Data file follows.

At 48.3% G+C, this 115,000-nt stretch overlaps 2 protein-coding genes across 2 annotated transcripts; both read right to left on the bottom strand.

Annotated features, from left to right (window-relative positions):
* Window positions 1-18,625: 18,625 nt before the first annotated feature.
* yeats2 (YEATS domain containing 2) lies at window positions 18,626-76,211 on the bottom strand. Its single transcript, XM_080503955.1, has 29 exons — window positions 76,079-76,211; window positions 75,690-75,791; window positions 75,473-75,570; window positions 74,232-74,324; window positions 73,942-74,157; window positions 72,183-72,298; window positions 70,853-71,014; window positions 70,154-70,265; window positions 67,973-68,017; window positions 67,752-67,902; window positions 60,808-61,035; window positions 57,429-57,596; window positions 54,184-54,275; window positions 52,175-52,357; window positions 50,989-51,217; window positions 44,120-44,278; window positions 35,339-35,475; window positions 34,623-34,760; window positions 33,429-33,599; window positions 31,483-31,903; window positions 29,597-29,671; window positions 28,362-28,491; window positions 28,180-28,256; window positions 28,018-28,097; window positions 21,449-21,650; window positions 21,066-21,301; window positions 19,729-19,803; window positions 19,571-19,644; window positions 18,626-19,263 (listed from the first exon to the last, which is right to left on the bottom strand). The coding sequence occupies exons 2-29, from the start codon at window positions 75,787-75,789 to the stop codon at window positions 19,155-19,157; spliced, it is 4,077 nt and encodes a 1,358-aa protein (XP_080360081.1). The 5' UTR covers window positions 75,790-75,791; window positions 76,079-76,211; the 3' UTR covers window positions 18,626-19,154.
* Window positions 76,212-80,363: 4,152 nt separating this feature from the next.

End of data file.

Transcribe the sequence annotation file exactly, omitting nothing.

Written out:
At 48.3% G+C, this 115,000-nt stretch overlaps 2 protein-coding genes across 2 annotated transcripts; both read right to left on the bottom strand.

Annotated features, from left to right (window-relative positions):
* Window positions 1-18,625: 18,625 nt before the first annotated feature.
* yeats2 (YEATS domain containing 2) lies at window positions 18,626-76,211 on the bottom strand. Its single transcript, XM_080503955.1, has 29 exons — window positions 76,079-76,211; window positions 75,690-75,791; window positions 75,473-75,570; window positions 74,232-74,324; window positions 73,942-74,157; window positions 72,183-72,298; window positions 70,853-71,014; window positions 70,154-70,265; window positions 67,973-68,017; window positions 67,752-67,902; window positions 60,808-61,035; window positions 57,429-57,596; window positions 54,184-54,275; window positions 52,175-52,357; window positions 50,989-51,217; window positions 44,120-44,278; window positions 35,339-35,475; window positions 34,623-34,760; window positions 33,429-33,599; window positions 31,483-31,903; window positions 29,597-29,671; window positions 28,362-28,491; window positions 28,180-28,256; window positions 28,018-28,097; window positions 21,449-21,650; window positions 21,066-21,301; window positions 19,729-19,803; window positions 19,571-19,644; window positions 18,626-19,263 (listed from the first exon to the last, which is right to left on the bottom strand). The coding sequence occupies exons 2-29, from the start codon at window positions 75,787-75,789 to the stop codon at window positions 19,155-19,157; spliced, it is 4,077 nt and encodes a 1,358-aa protein (XP_080360081.1). The 5' UTR covers window positions 75,790-75,791; window positions 76,079-76,211; the 3' UTR covers window positions 18,626-19,154.
* Window positions 76,212-80,363: 4,152 nt separating this feature from the next.